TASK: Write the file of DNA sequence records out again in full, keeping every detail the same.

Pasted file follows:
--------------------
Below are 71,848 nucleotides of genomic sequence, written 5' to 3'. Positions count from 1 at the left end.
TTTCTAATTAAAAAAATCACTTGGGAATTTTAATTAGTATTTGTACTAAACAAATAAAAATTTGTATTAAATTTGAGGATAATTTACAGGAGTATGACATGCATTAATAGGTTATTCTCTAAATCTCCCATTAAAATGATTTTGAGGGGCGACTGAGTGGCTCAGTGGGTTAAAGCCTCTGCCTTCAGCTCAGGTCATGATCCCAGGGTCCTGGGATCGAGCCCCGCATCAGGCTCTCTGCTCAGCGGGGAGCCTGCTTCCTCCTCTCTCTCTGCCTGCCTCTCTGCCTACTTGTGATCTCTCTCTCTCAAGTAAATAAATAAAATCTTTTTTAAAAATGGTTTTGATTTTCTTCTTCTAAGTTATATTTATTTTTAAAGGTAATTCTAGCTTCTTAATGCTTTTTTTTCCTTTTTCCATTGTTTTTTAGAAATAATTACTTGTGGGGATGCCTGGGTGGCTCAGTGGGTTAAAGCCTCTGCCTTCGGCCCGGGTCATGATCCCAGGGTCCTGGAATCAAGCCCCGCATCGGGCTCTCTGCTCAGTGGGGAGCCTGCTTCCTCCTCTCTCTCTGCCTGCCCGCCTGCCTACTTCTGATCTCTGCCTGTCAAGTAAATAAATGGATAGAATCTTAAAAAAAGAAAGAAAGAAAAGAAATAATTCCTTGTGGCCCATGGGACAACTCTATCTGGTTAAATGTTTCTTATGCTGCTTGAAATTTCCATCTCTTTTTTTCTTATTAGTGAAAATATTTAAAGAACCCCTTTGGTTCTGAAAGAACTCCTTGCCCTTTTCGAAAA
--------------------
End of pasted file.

Below are 71,848 nucleotides of genomic sequence, written 5' to 3'. Positions count from 1 at the left end.
TTTCTAATTAAAAAAATCACTTGGGAATTTTAATTAGTATTTGTACTAAACAAATAAAAATTTGTATTAAATTTGAGGATAATTTACAGGAGTATGACATGCATTAATAGGTTATTCTCTAAATCTCCCATTAAAATGATTTTGAGGGGCGACTGAGTGGCTCAGTGGGTTAAAGCCTCTGCCTTCAGCTCAGGTCATGATCCCAGGGTCCTGGGATCGAGCCCCGCATCAGGCTCTCTGCTCAGCGGGGAGCCTGCTTCCTCCTCTCTCTCTGCCTGCCTCTCTGCCTACTTGTGATCTCTCTCTCTCAAGTAAATAAATAAAATCTTTTTTAAAAATGGTTTTGATTTTCTTCTTCTAAGTTATATTTATTTTTAAAGGTAATTCTAGCTTCTTAATGCTTTTTTTTCCTTTTTCCATTGTTTTTTAGAAATAATTACTTGTGGGGATGCCTGGGTGGCTCAGTGGGTTAAAGCCTCTGCCTTCGGCCCGGGTCATGATCCCAGGGTCCTGGAATCAAGCCCCGCATCGGGCTCTCTGCTCAGTGGGGAGCCTGCTTCCTCCTCTCTCTCTGCCTGCCCGCCTGCCTACTTCTGATCTCTGCCTGTCAAGTAAATAAATGGATAGAATCTTAAAAAAAGAAAGAAAGAAAAGAAATAATTCCTTGTGGCCCATGGGACAACTCTATCTGGTTAAATGTTTCTTATGCTGCTTGAAATTTCCATCTCTTTTTTTCTTATTAGTGAAAATATTTAAAGAACCCCTTTGGTTCTGAAAGAACTCCTTGCCCTTTTCGAAAA